Hamsik has all the versatility and depth you would want in a wing player. According to whoscored.com, Hamsik’s strengths are exactly in line with the kind of winger Villas-Boas is looking for—fast, short passing and always running toward goal.
Chelsea were looking at the Slovakian, who can also play midfield, this past summer for an estimated £30 million. Money and optimism were almost definitely factors in not making a deal then.
By the time winter came around, things were more bleak at Stamford Bridge, and it was obvious they needed to make some moves. Naturally, Hamsik’s name popped up again, this time courtesy of his agent, who “encouraged” Chelsea to make a bid.
But it was too little reward for both sides, as Chelsea would not want to invest that much then in a cup-tied player and Napoli would basically be selling away their secrets to the enemy, as the two were scheduled to meet in the Champions League knockout round a month and a half later.
Come summer, things will not change much on the Chelsea flanks. They will still be in desperate need of a winger who can hold his own out wide. While Hamsik will be expensive, Chelsea does have the potential advantage of offering Hamsik Champions League play.
Napoli are currently five points out of Italy’s last Champions League spot, and considering their poor performance in Serie A this year, Chelsea have the better odds of making it than the Italians.
I find it interesting that this list and nearly every other one dedicated to Chelsea transfers is primarily concerned with how they can improve their attack, while the defense has been the worst we have ever seen in the Abramovich era.
The 31 goals they have conceded is only one and two less than they did in 2009-10 and 2010-11 seasons respectfully.
And it is already more than the entire amount for any other complete season in the last decade!
They need to do something to sure up that back line.
German defender Mats Hummels may be that answer. At only 23 years old, he is by far the most highly sought-after young defender in the world.
He is a tall, physical player whose qualities would transfer over well into the demanding environment of the Premier League. He also is technically gifted with the ball, more than the average centre-back. But what is most incredible about him is how he plays the game well beyond his years.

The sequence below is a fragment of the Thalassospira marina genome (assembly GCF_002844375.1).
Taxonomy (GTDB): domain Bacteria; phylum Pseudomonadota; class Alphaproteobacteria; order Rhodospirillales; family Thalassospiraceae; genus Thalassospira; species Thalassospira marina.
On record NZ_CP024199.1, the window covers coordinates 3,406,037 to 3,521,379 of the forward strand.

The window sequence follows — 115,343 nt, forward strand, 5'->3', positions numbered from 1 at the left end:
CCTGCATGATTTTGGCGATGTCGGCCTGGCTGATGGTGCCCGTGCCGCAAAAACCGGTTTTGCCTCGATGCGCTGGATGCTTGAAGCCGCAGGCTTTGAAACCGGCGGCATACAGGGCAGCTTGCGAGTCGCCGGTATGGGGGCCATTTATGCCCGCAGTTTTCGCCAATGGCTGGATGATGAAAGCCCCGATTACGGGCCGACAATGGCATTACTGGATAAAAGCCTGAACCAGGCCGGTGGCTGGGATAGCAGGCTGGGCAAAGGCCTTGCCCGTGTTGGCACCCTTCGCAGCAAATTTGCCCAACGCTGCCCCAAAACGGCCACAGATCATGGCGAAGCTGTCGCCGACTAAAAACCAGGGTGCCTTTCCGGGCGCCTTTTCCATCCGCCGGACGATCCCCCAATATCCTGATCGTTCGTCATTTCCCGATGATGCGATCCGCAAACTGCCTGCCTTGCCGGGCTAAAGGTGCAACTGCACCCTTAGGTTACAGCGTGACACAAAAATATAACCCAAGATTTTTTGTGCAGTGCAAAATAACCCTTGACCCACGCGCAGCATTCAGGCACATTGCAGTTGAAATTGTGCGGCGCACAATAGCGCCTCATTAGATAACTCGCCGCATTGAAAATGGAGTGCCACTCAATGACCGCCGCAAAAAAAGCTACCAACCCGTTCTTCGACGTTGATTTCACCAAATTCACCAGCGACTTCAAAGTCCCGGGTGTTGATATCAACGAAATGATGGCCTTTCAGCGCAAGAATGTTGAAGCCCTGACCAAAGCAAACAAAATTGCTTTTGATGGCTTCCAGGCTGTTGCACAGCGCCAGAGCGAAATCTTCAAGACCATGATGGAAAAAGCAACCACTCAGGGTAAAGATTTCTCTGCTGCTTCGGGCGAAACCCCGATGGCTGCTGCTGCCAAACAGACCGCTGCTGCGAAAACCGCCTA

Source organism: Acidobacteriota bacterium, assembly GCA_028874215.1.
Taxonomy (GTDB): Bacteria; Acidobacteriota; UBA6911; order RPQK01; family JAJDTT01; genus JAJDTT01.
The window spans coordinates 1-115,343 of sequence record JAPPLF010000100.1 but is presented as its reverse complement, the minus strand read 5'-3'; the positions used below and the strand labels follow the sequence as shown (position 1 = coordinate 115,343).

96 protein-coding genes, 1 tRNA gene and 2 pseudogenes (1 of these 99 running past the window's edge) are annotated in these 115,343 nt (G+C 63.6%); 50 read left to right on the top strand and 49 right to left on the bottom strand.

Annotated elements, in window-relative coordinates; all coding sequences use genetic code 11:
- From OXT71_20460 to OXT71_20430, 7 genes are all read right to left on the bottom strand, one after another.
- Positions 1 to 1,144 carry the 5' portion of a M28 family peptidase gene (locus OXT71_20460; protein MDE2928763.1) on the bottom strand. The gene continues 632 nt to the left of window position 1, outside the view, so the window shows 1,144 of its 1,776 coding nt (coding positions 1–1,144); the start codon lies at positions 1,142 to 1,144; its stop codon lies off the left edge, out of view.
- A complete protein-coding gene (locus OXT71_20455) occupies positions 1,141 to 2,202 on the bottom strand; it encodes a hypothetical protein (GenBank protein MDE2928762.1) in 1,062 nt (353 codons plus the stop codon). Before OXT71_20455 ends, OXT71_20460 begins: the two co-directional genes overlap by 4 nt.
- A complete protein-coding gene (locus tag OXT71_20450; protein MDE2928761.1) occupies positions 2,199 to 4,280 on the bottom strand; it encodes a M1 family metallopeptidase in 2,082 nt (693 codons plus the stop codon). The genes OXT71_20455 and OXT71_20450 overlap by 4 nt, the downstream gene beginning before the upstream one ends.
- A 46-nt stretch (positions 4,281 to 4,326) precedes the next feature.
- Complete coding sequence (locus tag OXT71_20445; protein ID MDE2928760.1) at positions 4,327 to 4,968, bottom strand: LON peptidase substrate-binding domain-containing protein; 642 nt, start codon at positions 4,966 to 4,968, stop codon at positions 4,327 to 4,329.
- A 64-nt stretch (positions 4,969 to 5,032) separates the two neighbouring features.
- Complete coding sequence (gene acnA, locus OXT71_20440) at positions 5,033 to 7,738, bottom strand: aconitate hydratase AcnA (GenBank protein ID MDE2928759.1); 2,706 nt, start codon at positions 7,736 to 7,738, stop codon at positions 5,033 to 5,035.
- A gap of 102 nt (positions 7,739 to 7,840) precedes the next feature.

The centre-back position is one where mistakes directly lead to losses. While a forward can give up the ball 10 times in a game with no consequence, a defender does it once and it could mean all the difference. Hummels, even at so young of an age, plays with a confidence and disposition that we assume more from veterans like John Terry.
Chelsea has quality centre-backs now in Gary Cahill, Branislav Ivanovic and David Luiz. However, all have been known to be error-prone, where their skills don’t let them down, but their positioning or awareness does. With Hummels, this is not as much of an issue.
Chelsea was rumored to be interested in Hummels over a year ago for the tune of £8 million. It may be time they reopen that prospect, as he not only represents the kind of player Villas-Boas needs in the back, he is the kind of defender that young players want to be.
Vills-Boas has obviously favored youth over experience in his transfer moves thus far.
You could really only say Raul Meireles is the only player on the latter half of his career that he has brought to Stamford Bridge thus far.
Do not expect this to change in the summer.
The youth will continue to pour into the club as the aging veterans wane out and disperse among the league and around the rest of Europe.
But if there is one youth player he should really go after, it should be 18-year-old Manchester United wunderkind Paul Pogba.
The French teen is the total package. He can play nearly anywhere in the middle of the pitch, comfortable sitting just in front of the back line and skilled enough to carry the ball into the attack. He is physically gifted with size and speed and instinctually born to play this game.
While all the other players represent talent that can help the team as soon as they arrive, Pogba is going to be a star of the future. His value and price will surely rise, and if he is not snatched up now he could become too costly in the future.
He is rumoured to have already requested a fee on £3 million for his services, which is high for a teen, but reasonable given the expectations he has. Chelsea were linked to him in the winter window, but it was nothing more than speculation.
Villas-Boas would be smart to make it reality this summer, as Pogba is the exact type of midfielder he needs to command the centre of the pitch. Pogba and Ramires running all over the field together could create an awfully efficient tandem that would make it difficult for any team to move the ball around.
Some of the names listed above are merely speculated and unsubstantiated rumours created to generate revenue.
But don't all big-name transfers start like this in some fashion or another?
In all honesty, Chelsea will probably not be able to sign more than one of these players in the summer.
They are very expensive as is and may already be too far out of their price range, with teams holding it over desperate Villas-Boas.
But thinking realistically, what big-name signings do you think Villas-Boas should make this summer? Is Edinson Cavani's price tag justified by his skill? Should they bet the far on Hulk?
As always, make your comments below, and thanks for reading!